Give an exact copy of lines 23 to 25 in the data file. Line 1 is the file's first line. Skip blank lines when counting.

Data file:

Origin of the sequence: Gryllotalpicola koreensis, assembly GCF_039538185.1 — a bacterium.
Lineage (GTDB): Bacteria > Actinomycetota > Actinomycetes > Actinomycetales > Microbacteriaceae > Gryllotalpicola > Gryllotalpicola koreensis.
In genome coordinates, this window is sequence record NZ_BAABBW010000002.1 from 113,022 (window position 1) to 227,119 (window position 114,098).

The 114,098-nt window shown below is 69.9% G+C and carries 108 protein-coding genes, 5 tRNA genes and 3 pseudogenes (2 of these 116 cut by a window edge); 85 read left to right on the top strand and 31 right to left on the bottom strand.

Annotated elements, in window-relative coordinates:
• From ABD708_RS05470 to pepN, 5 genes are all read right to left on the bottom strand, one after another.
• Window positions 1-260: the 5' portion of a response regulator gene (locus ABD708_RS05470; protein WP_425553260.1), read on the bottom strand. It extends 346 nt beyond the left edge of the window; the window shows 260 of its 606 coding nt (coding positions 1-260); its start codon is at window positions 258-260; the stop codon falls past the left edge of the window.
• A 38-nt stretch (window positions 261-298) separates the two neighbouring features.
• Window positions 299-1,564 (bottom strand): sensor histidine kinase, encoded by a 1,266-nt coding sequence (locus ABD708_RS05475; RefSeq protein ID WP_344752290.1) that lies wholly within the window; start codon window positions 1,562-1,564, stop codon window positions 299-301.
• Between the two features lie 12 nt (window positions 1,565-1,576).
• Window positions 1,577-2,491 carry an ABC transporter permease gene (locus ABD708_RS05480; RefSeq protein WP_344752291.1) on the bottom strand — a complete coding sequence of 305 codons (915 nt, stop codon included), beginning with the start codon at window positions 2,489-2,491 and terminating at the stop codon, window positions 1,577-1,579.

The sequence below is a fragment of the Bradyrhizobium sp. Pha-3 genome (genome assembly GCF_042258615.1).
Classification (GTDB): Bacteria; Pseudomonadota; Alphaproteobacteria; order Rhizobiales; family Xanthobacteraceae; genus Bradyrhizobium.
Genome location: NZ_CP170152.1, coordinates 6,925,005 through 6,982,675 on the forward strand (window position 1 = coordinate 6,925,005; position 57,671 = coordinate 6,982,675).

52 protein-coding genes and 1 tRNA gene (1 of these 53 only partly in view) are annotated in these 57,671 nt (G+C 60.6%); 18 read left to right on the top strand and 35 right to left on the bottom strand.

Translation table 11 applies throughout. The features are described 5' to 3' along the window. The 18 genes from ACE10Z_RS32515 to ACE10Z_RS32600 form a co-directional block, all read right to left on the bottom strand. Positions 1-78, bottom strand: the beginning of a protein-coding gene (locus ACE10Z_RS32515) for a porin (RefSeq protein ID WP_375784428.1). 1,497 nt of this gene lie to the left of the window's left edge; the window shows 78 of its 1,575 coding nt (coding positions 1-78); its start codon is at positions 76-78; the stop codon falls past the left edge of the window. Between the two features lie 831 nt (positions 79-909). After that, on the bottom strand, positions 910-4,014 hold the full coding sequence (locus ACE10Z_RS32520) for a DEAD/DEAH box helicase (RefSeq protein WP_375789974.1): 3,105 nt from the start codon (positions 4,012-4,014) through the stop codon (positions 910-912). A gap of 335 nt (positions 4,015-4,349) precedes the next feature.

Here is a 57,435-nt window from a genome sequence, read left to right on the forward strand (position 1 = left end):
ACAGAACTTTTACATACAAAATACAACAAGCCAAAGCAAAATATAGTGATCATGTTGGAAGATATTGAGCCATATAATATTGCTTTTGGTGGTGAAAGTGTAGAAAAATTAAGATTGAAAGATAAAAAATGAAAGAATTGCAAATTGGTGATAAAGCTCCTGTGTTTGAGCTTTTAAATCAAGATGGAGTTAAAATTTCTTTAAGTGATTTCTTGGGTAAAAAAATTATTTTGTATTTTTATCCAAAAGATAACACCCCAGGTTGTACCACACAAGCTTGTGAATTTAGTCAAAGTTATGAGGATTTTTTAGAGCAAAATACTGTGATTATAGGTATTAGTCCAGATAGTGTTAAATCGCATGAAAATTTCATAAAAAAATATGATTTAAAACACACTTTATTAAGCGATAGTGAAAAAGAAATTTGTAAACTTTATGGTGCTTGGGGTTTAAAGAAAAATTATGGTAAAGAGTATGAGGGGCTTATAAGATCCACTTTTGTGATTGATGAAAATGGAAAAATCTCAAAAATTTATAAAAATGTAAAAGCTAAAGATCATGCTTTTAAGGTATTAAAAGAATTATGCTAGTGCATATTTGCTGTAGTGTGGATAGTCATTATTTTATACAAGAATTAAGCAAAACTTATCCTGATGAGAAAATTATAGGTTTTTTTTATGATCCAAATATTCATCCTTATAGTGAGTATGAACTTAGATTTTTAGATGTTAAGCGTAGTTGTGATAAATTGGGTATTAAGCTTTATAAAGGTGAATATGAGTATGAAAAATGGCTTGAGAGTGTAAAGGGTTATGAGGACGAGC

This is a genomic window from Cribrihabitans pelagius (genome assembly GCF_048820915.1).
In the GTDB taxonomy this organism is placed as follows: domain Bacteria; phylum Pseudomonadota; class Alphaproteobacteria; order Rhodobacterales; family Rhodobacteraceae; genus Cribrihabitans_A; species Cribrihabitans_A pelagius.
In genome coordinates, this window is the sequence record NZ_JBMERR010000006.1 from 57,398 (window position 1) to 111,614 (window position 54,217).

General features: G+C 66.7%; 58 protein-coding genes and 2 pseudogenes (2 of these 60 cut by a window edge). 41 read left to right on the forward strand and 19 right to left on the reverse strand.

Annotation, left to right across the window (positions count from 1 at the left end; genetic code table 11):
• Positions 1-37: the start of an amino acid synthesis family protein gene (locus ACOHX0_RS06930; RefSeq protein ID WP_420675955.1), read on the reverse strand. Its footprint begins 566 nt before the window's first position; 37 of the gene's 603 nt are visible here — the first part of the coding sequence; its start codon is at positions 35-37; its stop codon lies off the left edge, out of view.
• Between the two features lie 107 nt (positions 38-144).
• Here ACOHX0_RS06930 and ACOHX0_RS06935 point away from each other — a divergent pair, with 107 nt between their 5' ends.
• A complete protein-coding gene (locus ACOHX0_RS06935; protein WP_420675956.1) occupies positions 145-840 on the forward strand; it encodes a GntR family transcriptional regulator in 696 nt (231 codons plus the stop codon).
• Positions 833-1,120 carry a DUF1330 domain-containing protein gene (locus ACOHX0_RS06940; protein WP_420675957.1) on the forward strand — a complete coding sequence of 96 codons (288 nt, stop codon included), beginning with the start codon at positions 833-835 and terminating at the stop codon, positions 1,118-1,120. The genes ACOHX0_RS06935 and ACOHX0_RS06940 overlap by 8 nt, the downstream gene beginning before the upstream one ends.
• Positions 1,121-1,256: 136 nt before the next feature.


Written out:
Annotation, left to right across the window (positions count from 1 at the left end; genetic code table 11):
• Positions 1-37: the start of an amino acid synthesis family protein gene (locus ACOHX0_RS06930; RefSeq protein ID WP_420675955.1), read on the reverse strand. Its footprint begins 566 nt before the window's first position; 37 of the gene's 603 nt are visible here — the first part of the coding sequence; its start codon is at positions 35-37; its stop codon lies off the left edge, out of view.
• Between the two features lie 107 nt (positions 38-144).